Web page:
Hospitals in Mogadishu aren’t great and in Syria they are routinely bombed, but in America even low-education voters understand that hospitals are a public service as vital as police, fire, water and Twitter.
Fortunately, Sonoma Valley Hospital is a good one, and Measure E will provide a necessary $55 increase in the annual hospital parcel tax to help keep it healthy.
But whenever our hospital asks for help – which isn’t often – there are those who insist we don’t need to spend money on a hospital because (wait for it) there are other hospitals much farther away. “Who needs it,” they demand, “when other hospitals are an exciting 30-minute, fun-filled ambulance ride to Napa or Santa Rosa, sirens wailing and EMT’s pounding your chest!?”
They’d have us believe the $55 parcel tax increase for the hospital (15 cents a day more on the current tax bill) is Tyrannical Government run amok. But for anyone who owns taxable property in Sonoma Valley, 15 cents is chump-change. When Measure E passes, the total hospital parcel tax ($250 a year, or 68 cents a day) will still cost less than household garbage pick-up.
Of course, no tax increase is justified if it isn’t necessary, but this one is. For example, it’s well known that reimbursements the hospital receives for serving Medicare and Medicaid patients do not always cover the cost of providing those services. Yet thousands of Valley residents use those programs to pay their hospital bills.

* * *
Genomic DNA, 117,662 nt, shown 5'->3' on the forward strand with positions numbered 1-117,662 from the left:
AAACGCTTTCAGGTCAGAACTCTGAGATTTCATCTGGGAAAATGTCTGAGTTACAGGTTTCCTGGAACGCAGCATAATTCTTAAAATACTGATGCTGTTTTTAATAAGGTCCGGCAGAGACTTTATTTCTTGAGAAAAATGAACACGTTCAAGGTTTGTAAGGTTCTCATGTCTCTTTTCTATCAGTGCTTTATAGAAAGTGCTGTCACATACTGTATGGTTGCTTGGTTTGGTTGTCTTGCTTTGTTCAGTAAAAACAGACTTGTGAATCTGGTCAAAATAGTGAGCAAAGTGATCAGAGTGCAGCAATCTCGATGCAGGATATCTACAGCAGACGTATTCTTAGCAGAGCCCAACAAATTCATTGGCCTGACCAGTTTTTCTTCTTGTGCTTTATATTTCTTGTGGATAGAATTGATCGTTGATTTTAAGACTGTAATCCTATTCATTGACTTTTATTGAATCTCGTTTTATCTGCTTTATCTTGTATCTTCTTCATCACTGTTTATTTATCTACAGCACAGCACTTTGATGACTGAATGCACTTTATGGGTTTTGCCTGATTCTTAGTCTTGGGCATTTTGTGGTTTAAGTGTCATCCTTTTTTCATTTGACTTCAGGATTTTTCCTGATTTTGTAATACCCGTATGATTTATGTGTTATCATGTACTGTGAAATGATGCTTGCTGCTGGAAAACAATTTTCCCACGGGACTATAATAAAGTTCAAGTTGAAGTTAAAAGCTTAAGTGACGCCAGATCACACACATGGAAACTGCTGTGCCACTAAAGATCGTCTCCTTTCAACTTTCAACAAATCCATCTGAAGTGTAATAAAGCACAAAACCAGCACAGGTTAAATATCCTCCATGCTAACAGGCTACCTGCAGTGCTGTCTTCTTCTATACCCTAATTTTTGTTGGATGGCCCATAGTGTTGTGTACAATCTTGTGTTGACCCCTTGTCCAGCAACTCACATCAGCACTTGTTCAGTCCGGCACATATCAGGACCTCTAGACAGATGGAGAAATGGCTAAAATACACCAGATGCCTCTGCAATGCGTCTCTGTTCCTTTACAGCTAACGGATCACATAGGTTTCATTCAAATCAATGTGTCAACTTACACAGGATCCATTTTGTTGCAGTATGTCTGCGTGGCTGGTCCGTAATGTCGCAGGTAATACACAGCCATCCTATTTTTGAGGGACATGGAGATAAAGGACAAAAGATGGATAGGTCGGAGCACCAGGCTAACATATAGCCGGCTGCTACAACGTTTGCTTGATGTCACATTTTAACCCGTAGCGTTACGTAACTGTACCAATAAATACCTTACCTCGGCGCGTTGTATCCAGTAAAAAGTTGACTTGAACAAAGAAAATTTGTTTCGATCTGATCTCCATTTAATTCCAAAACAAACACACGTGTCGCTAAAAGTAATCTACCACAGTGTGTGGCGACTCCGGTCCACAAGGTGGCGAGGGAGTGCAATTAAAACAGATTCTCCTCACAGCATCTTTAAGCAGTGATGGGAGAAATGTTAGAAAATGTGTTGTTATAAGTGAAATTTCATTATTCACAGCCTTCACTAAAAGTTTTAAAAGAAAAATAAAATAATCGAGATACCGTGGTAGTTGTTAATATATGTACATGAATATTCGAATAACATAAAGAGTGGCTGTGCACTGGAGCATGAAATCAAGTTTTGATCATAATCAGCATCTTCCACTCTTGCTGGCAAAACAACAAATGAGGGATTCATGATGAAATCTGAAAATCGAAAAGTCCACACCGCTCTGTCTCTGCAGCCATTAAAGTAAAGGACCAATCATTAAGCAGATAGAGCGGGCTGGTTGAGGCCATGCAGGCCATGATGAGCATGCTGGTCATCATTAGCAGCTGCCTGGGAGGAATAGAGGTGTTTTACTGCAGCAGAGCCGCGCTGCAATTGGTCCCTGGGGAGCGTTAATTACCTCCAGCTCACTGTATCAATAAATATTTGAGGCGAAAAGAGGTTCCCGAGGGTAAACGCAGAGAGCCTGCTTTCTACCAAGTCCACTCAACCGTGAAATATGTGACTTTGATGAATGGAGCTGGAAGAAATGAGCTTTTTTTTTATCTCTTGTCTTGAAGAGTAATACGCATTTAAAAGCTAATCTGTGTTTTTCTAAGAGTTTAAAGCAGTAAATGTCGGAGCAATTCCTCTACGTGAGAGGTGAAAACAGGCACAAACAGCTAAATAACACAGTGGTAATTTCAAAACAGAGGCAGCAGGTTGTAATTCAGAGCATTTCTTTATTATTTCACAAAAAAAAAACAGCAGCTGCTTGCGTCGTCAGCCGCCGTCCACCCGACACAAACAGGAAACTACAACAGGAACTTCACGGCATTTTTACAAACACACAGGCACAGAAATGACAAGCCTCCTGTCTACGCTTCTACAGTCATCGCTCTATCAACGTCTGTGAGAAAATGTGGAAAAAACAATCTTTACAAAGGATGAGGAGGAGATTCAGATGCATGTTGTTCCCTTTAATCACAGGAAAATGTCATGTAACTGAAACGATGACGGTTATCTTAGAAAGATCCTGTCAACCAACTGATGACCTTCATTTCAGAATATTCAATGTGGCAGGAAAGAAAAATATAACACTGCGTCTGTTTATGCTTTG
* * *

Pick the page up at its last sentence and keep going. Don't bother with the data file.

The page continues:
While providing first class care, the hospital also keeps a very sharp eye on costs. Safety tip: never ever get between hospital management and a stray nickel. But when prudent cost cutting still isn’t enough, a smart community covers the shortfall.
It certainly does if it values Emergency Room service, and our Valley does. SVH sees around 10,000 emergency patients a year and ranks in the top 25 percent of hospitals nationwide for patient satisfaction. But ER capability is a big expense and SVH’s ER is no exception. The law requires ER’s to be attached to a hospital with surgical and other capabilities. A stand-alone Urgent Care Center – a ‘doc-in-a-box’ — is not an ER or a hospital.
The law also requires ER’s to treat everyone, regardless of ability to pay. Depending on one’s politics, that’s either Socialism (!) or compassion at its finest. Either way, when a Lego wedges in little Tommy’s windpipe or Granny breaks a hip, the ER is there 24/7/365. “Yes on E” will help support the hospital, its ER and its many healthcare services described at http://www.svh.com.
Obviously, good healthcare also requires doctors and the hospital is a big reason the Valley has a lot more doctors than, say, Pisgah, Alabama. Doctors like having a hospital nearby so they can send and tend their patients there and have access to lab tests, imaging, skilled nursing help and other complexities vital to a 21st century medical practice.
Those who think they’d be financially ahead if Measure E fails should consider how far and fast the market value of their property could drop if the Valley is suddenly many miles from quality medical care instead of mere minutes.
Finally, if an extra $55/yr. seems a lot, consider that the hospital with its ER also provides hundreds of the best-paying jobs in the Valley. Local spending by the hospital, its suppliers and its many employees support countless other jobs in other local businesses.
Ask your doctor if Measure E isn’t right for you, and the whole family.